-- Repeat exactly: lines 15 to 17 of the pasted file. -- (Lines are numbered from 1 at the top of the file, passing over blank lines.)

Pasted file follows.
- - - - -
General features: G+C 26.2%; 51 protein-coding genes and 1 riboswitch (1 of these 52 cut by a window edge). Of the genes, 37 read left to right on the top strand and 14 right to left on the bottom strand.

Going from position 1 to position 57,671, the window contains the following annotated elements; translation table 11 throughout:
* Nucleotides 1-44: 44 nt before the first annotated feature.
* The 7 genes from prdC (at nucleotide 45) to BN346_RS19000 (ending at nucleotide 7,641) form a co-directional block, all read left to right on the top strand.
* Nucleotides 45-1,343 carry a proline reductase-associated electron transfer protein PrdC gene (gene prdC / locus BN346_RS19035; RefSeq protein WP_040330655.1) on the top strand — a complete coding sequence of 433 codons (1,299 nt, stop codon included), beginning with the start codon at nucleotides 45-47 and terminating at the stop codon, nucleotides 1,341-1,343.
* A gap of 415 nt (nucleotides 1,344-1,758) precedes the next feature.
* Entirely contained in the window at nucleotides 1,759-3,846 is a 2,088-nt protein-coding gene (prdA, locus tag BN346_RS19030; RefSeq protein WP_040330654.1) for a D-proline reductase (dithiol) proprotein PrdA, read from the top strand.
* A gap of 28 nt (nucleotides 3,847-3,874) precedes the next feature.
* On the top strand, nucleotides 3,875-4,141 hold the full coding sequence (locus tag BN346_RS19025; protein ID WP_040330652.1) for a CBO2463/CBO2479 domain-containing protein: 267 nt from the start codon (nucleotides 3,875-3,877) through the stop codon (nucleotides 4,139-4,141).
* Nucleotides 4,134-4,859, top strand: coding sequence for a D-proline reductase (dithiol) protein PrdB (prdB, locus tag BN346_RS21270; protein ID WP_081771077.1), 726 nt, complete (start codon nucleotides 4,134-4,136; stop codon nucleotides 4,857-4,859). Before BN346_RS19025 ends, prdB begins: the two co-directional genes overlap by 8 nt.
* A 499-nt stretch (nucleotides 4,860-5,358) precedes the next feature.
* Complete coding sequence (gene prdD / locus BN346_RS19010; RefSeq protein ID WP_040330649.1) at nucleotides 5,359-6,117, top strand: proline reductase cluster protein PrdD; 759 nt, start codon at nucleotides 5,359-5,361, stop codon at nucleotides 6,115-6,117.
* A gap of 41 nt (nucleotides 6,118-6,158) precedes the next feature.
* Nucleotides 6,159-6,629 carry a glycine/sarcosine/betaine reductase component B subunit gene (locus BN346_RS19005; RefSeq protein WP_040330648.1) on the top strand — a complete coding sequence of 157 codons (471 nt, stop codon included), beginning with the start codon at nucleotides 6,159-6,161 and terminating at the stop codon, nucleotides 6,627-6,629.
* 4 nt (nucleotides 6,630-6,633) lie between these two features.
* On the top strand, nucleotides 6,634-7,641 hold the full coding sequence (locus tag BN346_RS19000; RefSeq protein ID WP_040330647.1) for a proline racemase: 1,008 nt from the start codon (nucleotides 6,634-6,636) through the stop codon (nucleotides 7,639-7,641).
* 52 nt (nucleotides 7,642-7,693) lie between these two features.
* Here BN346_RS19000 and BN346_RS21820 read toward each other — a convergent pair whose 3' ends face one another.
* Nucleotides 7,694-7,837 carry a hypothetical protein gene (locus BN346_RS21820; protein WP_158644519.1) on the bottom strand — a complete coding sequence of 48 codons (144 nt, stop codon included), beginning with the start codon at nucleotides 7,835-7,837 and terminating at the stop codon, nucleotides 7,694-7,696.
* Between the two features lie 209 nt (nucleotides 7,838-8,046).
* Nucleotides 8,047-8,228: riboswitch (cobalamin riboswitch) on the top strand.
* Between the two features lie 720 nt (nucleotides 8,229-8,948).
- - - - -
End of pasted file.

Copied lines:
* 4 nt (nucleotides 6,630-6,633) lie between these two features.
* On the top strand, nucleotides 6,634-7,641 hold the full coding sequence (locus tag BN346_RS19000; RefSeq protein ID WP_040330647.1) for a proline racemase: 1,008 nt from the start codon (nucleotides 6,634-6,636) through the stop codon (nucleotides 7,639-7,641).
* 52 nt (nucleotides 7,642-7,693) lie between these two features.